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MIDI_EVIL
Feb 24, 2006, 08:12 AM
... but i don't have a clue where to start.

I would like to be able to build nice simple websites with a professional look, for anyone from hobbyists to business clients.

Where do i start ?

Please excuse my newbie question, i understand how broad this question could be.

Thanks,

Rich.



jsw
Feb 24, 2006, 08:29 AM
One approach is to buy professional tools (Adobe GoLive, Dreamweaver, etc.) and a couple of books and go from there.

Another is to learn the basics (places like http://www.w3schools.com/ help), get some books, and write your own sites.

Or you could just get iLife '06 and play with it - it's not the best app out there (at all) but useful to see if it's really an interest.

Are you more of an artistic "this is my vision - just help me display it" type or a "I want to know the nuts and bolts of how it works" type?

CanadaRAM
Feb 24, 2006, 08:30 AM
You can either take training at a uni, college or trade school; or you can teach yourself with books and websites and practical experience.

IN either case the first 5 or 10 or 20 websites you make are going to be absolute $#!te, so practice on sites of your own, or makes sites for free for friends or family, then graduate to making sites for clubs, churches or non profit organizations who have no money to pay. Once you have developed some skill, and have some decent sites in your portfolio, then you can think of hanging out your shingle. Along with the 1000 other people in your immediate area who have had the same idea.

Whether you can make a living depends as much on your marketing skills as programming skills.

MIDI_EVIL
Feb 24, 2006, 08:54 AM
Thanks for the replies.

I'm definately the more artistic type, and would like to just have the freedom to build a website and display work for myself or other artists etc.

I also like the point CanadaRAM made about it being a competitive industry. It seems that every random Joe can build a website these days, i don't think i would seriously turn it into a career, it would be great for it to generate a little income.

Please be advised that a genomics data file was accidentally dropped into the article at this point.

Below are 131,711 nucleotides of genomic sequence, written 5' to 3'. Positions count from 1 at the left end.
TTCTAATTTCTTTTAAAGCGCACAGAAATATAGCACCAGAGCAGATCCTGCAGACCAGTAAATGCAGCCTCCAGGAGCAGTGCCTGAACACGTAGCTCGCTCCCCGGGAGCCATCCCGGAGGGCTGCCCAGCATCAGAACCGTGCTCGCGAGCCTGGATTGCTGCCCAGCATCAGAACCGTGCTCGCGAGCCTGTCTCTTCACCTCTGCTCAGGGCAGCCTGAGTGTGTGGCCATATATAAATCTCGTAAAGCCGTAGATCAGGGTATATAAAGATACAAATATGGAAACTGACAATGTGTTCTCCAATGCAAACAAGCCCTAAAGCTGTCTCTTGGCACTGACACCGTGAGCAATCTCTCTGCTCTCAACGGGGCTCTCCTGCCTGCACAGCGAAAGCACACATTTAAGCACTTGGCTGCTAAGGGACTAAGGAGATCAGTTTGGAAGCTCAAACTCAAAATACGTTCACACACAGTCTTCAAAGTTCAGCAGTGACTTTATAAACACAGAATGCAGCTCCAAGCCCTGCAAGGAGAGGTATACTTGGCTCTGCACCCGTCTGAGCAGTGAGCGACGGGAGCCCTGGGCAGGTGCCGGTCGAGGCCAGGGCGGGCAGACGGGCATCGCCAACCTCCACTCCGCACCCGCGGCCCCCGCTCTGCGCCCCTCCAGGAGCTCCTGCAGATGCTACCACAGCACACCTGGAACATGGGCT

Basically, i'm studying Video in University, and i'm worried about not being involved in it after i graduate. I'm definately the creative aspect of a film rather than technical. I want to learn something new that i can fall back on if theres no work after graduation.

Cheers guys,

Rich.

Josh
Feb 24, 2006, 09:19 AM
I'd start by downloading the free app called "MAMP" , which will install a set of web tools to help you manage the default Apache server that comes on your Mac.

With it, you will be able to easily start/stop your local (and private) Apache, MySQL, and PHP server.

All your sites will be stored in the 'htdocs' directory within the MAMP folder.

Then, as others have said, read books and practice, practice, practice.

My advice would be to avoid university courses on it. Why pay thousands of dollars to go through the same book you can buy on your own?

A degree is not important in this field - a portfolio is what matters. An employer will choose someone who has no degree and an outstanding portfolio over someone with a degree who's work is lackluster. In short: in this field, portfolios speak for themselves.

I'd suggest learning things in this order:

-HTML 4.0 --> easy transition to XHTML
-Then learn CSS. Your skill in CSS will make all the difference when it comes to stunning presentation.